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Sale of Two Queens Hospitals to Frum Brooklyn Developer On Hold

emergency1.jpgThe sale of two shuttered Queens hospitals to a controversial developer has been temporarily blocked.

The state Dormitory Authority asked a federal bankruptcy court judge to hold off on approving the sale of St. John’s Hospital and Mary Immaculate Hospital to an investment group headed by Joshua Guttman.

The authority, which is owed more than $62 million by bankrupt hospital owner Caritas Health Care, wants the court to consider reopening the auction. A hearing on the matter is scheduled for tomorrow.

Guttman made the highest bid at an Oct. 16 auction, promising $26.6 million for both properties.

The Dormitory Authority filed the motion after Queens Borough President Helen Marshall and others made a personal appeal to Gov. Paterson at a Queens County Democratic Party dinner Thursday night.

“The borough president spoke with Gov. Paterson in person on Thursday night and then again by phone on Friday,” said Marshall spokesman Dan Andrews. “She asked for the delay, and is very grateful to the governor for once again hearing our call to assist with the current medical crisis in Queens.”

Marshall and other local leaders have been fighting to keep health care facilities at both of the sites, saying the need is dire across the borough.

But health care is not in Guttman’s plans. He has said that Mary Immaculate’s Jamaica site could be transformed into an educational or religious facility as well as offices for a nonprofit organization.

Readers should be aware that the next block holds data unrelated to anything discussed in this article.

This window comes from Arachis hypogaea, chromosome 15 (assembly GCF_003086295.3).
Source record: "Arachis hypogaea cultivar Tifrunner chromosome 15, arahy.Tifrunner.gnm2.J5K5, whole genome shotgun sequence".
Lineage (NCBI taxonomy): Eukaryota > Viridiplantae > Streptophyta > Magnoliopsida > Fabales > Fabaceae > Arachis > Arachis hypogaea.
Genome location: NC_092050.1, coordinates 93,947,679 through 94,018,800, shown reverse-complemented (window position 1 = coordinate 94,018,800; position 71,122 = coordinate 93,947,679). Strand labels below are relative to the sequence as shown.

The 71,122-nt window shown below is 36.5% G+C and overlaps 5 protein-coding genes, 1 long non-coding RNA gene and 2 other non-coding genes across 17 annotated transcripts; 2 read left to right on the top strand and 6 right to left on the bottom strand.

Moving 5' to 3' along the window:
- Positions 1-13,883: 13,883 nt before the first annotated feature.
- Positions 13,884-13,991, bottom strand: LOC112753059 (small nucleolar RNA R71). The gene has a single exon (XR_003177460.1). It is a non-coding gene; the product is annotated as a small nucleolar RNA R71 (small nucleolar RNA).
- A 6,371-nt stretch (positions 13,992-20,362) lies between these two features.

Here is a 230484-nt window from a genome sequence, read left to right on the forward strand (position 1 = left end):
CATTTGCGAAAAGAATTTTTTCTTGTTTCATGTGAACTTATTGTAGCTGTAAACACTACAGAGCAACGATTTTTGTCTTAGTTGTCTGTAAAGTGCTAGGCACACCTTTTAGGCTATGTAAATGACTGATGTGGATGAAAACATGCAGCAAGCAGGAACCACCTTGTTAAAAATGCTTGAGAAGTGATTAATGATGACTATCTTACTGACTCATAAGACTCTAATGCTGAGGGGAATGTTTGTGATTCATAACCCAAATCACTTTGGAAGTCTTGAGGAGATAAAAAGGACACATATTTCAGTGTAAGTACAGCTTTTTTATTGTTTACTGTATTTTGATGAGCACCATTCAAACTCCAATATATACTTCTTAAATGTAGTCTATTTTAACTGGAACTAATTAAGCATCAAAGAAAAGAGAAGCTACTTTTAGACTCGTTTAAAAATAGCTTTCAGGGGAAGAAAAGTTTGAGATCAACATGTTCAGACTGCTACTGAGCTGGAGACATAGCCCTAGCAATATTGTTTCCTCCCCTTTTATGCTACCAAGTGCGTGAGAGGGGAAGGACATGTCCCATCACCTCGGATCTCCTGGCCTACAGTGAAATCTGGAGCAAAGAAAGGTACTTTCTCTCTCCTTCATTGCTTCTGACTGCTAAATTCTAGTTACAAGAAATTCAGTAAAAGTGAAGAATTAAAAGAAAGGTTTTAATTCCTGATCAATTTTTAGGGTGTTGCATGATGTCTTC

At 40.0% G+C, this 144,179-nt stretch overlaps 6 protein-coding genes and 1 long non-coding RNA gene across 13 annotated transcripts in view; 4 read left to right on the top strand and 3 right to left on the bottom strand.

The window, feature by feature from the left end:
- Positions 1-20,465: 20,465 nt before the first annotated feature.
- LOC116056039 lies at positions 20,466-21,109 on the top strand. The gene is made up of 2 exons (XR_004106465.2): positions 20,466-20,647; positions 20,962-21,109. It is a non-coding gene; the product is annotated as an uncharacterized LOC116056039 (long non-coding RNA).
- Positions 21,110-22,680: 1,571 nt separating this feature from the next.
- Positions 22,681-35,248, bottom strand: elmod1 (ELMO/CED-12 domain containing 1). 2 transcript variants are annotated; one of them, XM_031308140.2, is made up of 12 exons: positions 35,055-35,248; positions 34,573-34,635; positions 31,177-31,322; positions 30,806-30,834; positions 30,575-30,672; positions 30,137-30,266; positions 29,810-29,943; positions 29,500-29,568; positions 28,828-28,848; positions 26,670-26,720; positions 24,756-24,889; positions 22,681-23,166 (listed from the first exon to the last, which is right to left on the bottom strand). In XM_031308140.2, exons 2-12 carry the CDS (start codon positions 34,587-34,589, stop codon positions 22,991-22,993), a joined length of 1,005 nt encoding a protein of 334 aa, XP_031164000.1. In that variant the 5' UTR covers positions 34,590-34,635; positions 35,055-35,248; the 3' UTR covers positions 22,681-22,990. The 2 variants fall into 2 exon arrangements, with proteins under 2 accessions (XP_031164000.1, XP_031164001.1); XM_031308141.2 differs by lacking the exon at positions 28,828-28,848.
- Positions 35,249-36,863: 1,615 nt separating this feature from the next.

The St. John’s building, located on Queens Blvd. in Elmhurst, he said, could be turned into offices.

In court papers, the Dormitory Authority pointed out that another company, Village Management Group, stepped up after the auction and offered even more money for the sites.

Guttman’s history has also raised eyebrows around the borough. He and his partners were charged with hundreds of counts of environmental crimes after one his properties, the Greenpoint Terminal Market, went up in flames three years ago. He was faulted for failing to maintain the site prior to the fire.

Issac Abraham, who works with Guttman on community relations, said there is no private or public funding to help maintain health care facilities at the former hospitals. He also downplayed fears that Guttman would flip the properties when the economy improves.

“Mr. Guttman has never flipped a property,” he said.

(Source: NY Daily News)

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